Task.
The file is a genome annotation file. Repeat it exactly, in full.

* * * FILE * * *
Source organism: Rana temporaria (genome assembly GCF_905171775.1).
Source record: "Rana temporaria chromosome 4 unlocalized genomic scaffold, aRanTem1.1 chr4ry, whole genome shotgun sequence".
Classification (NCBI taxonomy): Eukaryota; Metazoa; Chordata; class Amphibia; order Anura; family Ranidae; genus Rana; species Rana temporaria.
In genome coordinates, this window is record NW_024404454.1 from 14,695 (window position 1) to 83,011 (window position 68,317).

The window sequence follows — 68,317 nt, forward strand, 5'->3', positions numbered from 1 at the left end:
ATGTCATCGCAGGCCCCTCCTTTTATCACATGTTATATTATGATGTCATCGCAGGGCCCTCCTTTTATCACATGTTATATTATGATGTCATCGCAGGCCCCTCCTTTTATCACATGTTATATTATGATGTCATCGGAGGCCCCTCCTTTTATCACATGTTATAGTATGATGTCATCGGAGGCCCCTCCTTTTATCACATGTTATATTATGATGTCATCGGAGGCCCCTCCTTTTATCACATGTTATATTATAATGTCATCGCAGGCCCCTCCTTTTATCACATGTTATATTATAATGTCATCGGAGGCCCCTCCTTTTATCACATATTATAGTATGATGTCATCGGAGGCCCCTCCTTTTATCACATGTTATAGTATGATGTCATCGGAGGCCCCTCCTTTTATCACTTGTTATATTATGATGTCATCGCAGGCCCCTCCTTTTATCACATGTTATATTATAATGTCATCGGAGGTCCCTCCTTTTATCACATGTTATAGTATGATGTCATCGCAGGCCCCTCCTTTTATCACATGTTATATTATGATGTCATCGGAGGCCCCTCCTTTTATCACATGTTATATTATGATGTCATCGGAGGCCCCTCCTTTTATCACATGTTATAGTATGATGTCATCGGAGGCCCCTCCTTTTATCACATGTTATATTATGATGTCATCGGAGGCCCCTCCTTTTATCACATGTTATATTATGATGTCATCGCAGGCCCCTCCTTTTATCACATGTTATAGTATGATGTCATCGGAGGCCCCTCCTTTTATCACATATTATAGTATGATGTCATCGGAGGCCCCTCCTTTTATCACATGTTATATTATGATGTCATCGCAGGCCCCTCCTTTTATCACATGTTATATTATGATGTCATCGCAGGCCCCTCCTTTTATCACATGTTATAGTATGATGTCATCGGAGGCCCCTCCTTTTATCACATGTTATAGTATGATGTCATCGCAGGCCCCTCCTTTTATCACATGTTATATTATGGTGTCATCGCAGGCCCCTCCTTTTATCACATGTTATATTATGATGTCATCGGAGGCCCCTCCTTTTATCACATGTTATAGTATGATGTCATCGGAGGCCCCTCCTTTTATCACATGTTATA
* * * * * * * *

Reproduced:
Source organism: Rana temporaria (genome assembly GCF_905171775.1).
Source record: "Rana temporaria chromosome 4 unlocalized genomic scaffold, aRanTem1.1 chr4ry, whole genome shotgun sequence".
Classification (NCBI taxonomy): Eukaryota; Metazoa; Chordata; class Amphibia; order Anura; family Ranidae; genus Rana; species Rana temporaria.
In genome coordinates, this window is record NW_024404454.1 from 14,695 (window position 1) to 83,011 (window position 68,317).

The window sequence follows — 68,317 nt, forward strand, 5'->3', positions numbered from 1 at the left end:
ATGTCATCGCAGGCCCCTCCTTTTATCACATGTTATATTATGATGTCATCGCAGGGCCCTCCTTTTATCACATGTTATATTATGATGTCATCGCAGGCCCCTCCTTTTATCACATGTTATATTATGATGTCATCGGAGGCCCCTCCTTTTATCACATGTTATAGTATGATGTCATCGGAGGCCCCTCCTTTTATCACATGTTATATTATGATGTCATCGGAGGCCCCTCCTTTTATCACATGTTATATTATAATGTCATCGCAGGCCCCTCCTTTTATCACATGTTATATTATAATGTCATCGGAGGCCCCTCCTTTTATCACATATTATAGTATGATGTCATCGGAGGCCCCTCCTTTTATCACATGTTATAGTATGATGTCATCGGAGGCCCCTCCTTTTATCACTTGTTATATTATGATGTCATCGCAGGCCCCTCCTTTTATCACATGTTATATTATAATGTCATCGGAGGTCCCTCCTTTTATCACATGTTATAGTATGATGTCATCGCAGGCCCCTCCTTTTATCACATGTTATATTATGATGTCATCGGAGGCCCCTCCTTTTATCACATGTTATATTATGATGTCATCGGAGGCCCCTCCTTTTATCACATGTTATAGTATGATGTCATCGGAGGCCCCTCCTTTTATCACATGTTATATTATGATGTCATCGGAGGCCCCTCCTTTTATCACATGTTATATTATGATGTCATCGCAGGCCCCTCCTTTTATCACATGTTATAGTATGATGTCATCGGAGGCCCCTCCTTTTATCACATATTATAGTATGATGTCATCGGAGGCCCCTCCTTTTATCACATGTTATATTATGATGTCATCGCAGGCCCCTCCTTTTATCACATGTTATATTATGATGTCATCGCAGGCCCCTCCTTTTATCACATGTTATAGTATGATGTCATCGGAGGCCCCTCCTTTTATCACATGTTATAGTATGATGTCATCGCAGGCCCCTCCTTTTATCACATGTTATATTATGGTGTCATCGCAGGCCCCTCCTTTTATCACATGTTATATTATGATGTCATCGGAGGCCCCTCCTTTTATCACATGTTATAGTATGATGTCATCGGAGGCCCCTCCTTTTATCACATGTTATA